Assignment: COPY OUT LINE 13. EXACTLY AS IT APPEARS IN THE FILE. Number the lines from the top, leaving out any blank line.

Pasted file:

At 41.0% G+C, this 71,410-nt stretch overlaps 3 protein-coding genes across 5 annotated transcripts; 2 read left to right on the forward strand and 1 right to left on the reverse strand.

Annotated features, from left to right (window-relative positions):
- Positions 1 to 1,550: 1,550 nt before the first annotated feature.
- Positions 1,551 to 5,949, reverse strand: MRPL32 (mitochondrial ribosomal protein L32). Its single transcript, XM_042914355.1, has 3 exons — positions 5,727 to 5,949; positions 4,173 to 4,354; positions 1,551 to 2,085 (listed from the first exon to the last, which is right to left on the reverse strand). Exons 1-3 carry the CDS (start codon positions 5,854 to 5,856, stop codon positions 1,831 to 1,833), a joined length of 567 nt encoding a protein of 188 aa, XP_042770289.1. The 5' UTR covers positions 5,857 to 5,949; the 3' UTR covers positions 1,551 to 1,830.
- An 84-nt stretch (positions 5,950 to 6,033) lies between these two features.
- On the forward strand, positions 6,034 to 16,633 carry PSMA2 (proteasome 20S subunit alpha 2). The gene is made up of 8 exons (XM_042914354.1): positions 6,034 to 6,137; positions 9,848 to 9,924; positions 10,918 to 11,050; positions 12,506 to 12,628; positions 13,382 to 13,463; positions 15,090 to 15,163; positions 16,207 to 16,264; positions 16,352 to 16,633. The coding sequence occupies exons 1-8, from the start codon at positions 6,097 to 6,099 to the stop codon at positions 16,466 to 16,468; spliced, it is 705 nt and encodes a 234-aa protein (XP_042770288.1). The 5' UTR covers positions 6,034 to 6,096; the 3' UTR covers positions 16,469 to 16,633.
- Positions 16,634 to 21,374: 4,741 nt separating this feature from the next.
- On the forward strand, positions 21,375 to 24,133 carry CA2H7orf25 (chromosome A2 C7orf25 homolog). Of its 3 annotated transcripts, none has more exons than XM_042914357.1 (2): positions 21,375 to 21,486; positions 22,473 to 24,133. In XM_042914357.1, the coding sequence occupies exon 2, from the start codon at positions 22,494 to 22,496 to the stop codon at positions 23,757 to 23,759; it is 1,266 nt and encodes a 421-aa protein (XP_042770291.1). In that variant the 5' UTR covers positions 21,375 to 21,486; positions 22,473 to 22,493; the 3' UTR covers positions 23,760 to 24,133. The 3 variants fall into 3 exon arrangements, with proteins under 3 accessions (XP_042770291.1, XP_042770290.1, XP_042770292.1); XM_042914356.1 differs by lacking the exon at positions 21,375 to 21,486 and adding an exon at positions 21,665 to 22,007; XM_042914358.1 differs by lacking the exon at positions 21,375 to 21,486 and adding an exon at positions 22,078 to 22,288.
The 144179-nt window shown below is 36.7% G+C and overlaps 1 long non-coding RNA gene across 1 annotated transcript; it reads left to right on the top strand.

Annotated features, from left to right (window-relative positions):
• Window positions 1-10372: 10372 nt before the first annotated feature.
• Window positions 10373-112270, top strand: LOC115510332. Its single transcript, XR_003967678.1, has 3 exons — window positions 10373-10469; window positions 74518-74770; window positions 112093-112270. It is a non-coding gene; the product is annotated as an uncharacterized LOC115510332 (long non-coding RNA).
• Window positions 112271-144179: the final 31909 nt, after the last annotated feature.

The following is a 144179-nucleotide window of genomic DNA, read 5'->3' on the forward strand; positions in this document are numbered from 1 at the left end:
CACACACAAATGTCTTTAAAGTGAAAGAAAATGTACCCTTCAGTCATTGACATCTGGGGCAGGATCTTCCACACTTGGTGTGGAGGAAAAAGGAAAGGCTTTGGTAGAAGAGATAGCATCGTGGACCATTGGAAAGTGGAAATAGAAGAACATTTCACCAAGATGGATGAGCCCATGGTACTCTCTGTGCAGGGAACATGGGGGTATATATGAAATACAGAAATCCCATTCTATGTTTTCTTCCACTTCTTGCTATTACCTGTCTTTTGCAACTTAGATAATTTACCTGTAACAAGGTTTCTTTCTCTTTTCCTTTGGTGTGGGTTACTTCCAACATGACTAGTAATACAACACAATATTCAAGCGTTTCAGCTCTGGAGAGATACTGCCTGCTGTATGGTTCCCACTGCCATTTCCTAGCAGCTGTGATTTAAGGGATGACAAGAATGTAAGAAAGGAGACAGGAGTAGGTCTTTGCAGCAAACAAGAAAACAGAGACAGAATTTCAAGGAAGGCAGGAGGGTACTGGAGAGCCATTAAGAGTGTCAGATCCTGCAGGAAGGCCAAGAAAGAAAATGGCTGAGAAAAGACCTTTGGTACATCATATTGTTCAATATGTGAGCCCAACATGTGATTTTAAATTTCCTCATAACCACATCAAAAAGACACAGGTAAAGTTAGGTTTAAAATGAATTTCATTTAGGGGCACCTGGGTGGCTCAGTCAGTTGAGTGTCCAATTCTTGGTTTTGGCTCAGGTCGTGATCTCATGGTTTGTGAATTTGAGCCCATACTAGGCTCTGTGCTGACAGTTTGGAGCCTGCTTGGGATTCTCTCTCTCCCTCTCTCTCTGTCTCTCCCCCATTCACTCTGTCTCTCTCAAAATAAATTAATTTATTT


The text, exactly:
• Window positions 112271-144179: the final 31909 nt, after the last annotated feature.